“Chosen” is the name of World Vision’s new child-sponsorship initiative—an effort poised to revolutionize the way the Western world thinks about sponsorship programs.
Sponsorship of children abroad in poverty is not a new concept. TV infomercials filled with images of needy children in far-flung impoverished nations and photos on bulletin boards in church lobbies or on nonprofits’ websites have been the norm for decades. Sponsors have sorted through the images to select a child to sponsor—until now.
“It was just this simple, but radical, idea of saying, ‘What if, from the very beginning of a child-sponsor relationship, we could think of something that would reflect the inherent God-given dignity that that child has?’” Michael Chitwood, World Vision’s executive director of church partnerships, told The Daily Signal in a phone interview this week.
The original sponsorship model won’t disappear because, Chitwood explained, “there are a lot of different contexts where our traditional invitation for sponsorship can still be very powerful and will be, but this is a new option, and I think it is to be determined just how integrated it will become into all that we do.”
World Vision has seen strong growth in child sponsorship since launching the “Chosen” campaign.
“We’re seeing that at least 60% to 70% of ‘Chosen’ sponsors are new to World Vision,” Lauren Fisher, senior public relations manager for World Vision, said in an email.
Today, World Vision is active in about 100 countries worldwide, providing practical resources and tools to lift children and families out of poverty.
The decision to change the sponsorship invitation came out of a small task force, dubbed “the Big Idea Team,” that was established under World Vision CEO Edgar Sandoval. Sandoval became chief executive in October 2018 after serving as the organization’s chief operating officer for three years.
Chitwood recounted that when Sandoval became CEO, he said, “We are going to come up with a big idea. And everyone asked, ‘What is it?’ and he said, ‘I don’t know, but we are going to ask God for it. We are going to just step into it and try to innovate and think.’”
The “Chosen” campaign was initially just “one page of a halfway-fleshed-out idea,” Chitwood said.
“And so that is where the question began of saying, ‘What if we just flipped the script?’” Chitwood said. “What if, for the first time in history, instead of people walking out of a church service and choosing a child to sponsor, what if we just flipped the script and took pictures of people and sent them to the community and let the kids choose?”
World Vision first tested the “Chosen” idea in February at Soul City Church, a nondenominational church in Chicago, pastored by Jarrett and Jeanne Stevens.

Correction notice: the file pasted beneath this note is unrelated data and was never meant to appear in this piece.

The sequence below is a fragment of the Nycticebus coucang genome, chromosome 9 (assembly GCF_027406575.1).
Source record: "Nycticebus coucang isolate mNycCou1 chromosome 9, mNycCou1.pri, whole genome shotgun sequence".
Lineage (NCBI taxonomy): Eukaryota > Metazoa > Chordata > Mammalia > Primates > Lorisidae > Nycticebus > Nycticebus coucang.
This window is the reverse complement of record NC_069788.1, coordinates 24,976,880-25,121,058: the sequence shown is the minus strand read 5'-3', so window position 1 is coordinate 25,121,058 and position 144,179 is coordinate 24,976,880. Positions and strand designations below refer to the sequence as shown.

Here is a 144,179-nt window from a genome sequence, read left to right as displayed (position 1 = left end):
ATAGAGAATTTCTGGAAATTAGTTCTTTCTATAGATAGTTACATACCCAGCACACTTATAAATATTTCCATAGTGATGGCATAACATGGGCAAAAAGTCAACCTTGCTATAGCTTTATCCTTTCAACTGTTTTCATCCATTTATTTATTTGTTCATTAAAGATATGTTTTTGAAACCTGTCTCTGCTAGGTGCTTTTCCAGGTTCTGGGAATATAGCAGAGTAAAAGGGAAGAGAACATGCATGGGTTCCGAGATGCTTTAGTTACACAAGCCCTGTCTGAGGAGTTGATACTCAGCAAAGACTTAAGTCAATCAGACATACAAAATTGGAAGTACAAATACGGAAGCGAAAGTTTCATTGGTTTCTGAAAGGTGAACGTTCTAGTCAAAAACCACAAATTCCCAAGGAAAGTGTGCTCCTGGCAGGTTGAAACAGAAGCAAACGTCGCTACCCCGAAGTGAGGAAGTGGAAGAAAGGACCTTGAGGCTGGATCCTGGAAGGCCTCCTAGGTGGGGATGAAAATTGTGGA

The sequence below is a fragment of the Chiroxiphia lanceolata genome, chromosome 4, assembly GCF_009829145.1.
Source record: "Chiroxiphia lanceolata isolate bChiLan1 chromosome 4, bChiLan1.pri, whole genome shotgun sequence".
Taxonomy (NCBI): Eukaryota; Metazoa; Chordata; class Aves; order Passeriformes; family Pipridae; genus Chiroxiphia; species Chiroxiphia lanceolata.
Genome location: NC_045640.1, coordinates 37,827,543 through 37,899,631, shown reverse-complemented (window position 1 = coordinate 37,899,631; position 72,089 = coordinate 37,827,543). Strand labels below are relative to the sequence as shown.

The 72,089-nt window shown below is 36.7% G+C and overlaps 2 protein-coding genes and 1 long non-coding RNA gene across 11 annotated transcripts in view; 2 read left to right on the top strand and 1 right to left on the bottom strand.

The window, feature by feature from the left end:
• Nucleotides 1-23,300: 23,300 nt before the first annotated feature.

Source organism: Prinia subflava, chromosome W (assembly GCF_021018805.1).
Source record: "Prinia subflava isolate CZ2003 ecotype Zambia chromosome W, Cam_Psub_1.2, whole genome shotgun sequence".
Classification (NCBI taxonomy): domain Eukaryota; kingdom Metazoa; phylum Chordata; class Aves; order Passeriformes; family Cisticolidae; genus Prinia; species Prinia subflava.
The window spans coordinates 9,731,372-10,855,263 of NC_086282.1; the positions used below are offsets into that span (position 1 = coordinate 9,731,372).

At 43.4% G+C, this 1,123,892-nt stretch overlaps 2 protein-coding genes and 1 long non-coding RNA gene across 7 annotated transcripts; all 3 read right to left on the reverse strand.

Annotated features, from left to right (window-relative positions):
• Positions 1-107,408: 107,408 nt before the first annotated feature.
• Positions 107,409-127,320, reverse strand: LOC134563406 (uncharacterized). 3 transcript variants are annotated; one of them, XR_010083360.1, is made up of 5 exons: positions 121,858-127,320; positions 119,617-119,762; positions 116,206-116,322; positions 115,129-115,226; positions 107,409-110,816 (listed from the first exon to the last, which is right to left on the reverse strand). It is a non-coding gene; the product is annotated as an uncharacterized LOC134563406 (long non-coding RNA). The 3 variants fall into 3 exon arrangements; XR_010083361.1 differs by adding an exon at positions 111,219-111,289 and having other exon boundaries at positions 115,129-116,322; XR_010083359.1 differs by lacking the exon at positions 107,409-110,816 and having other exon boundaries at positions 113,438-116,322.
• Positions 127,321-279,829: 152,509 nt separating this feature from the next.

“What we saw and experienced blew us away,” Chitwood said as he recounted the pilot Sunday of the “Chosen” campaign at Soul City Church. “It just tapped into what we already believe about child sponsorship, which is that it is a mutually beneficial relationship.”
He said that the model is not really changing. Adults and children are still being partnered to bless one another, “but the invitation is [changing]. The way that we are taking that first step changes and flips it on its head.”
Chitwood held back tears as he recalled a number of powerful moments when individuals were chosen and children were empowered to choose.
“We did not know how much anticipation would build in people and how important it would be to them to be chosen, and what were the reasons they were signing up to be chosen,” Chitwood said. “And so, at Soul City Church, we had two young ladies and we asked them, ‘Why did you sign up?’ And they said, ‘We were both in foster care our whole childhood, and as foster kids, we did not have very many choices at all, and it just seemed really powerful to us to say the first step in this relationship should be the child having the first choice.’”
The touching stories of human connection through “Chosen” are being experienced by the children as well.
Chitwood recalled asking one little girl, “‘What made you choose this family?’ And the little girl shared that her mom had died two years earlier, and the mother in the family [photo] reminded her of her mom.”
“Choosing party” is the term World Vision has coined for the day when the children get to select their sponsors from among all the photos. Chitwood attended one of those parties in Guatemala.
“Some kids would just stand back and look at all the pictures for a minute or two, and then sprint to the picture. And then some of the kids would just be hugging the picture and holding it,” he said.
After the child chooses his or her family or individual, the sponsor receives a picture of the child holding their picture.
“The first thing the sponsor child sees is this family smiling ear to ear. And then the first thing that the sponsor sees is a picture of this kid elated, holding their picture, and then a letter to them telling them why they chose them,” Chitwood said. “It is just such an immediate, special connection to have.”
To learn how you can be “Chosen,” visit the World Vision website: https://www.worldvision.org/chosen.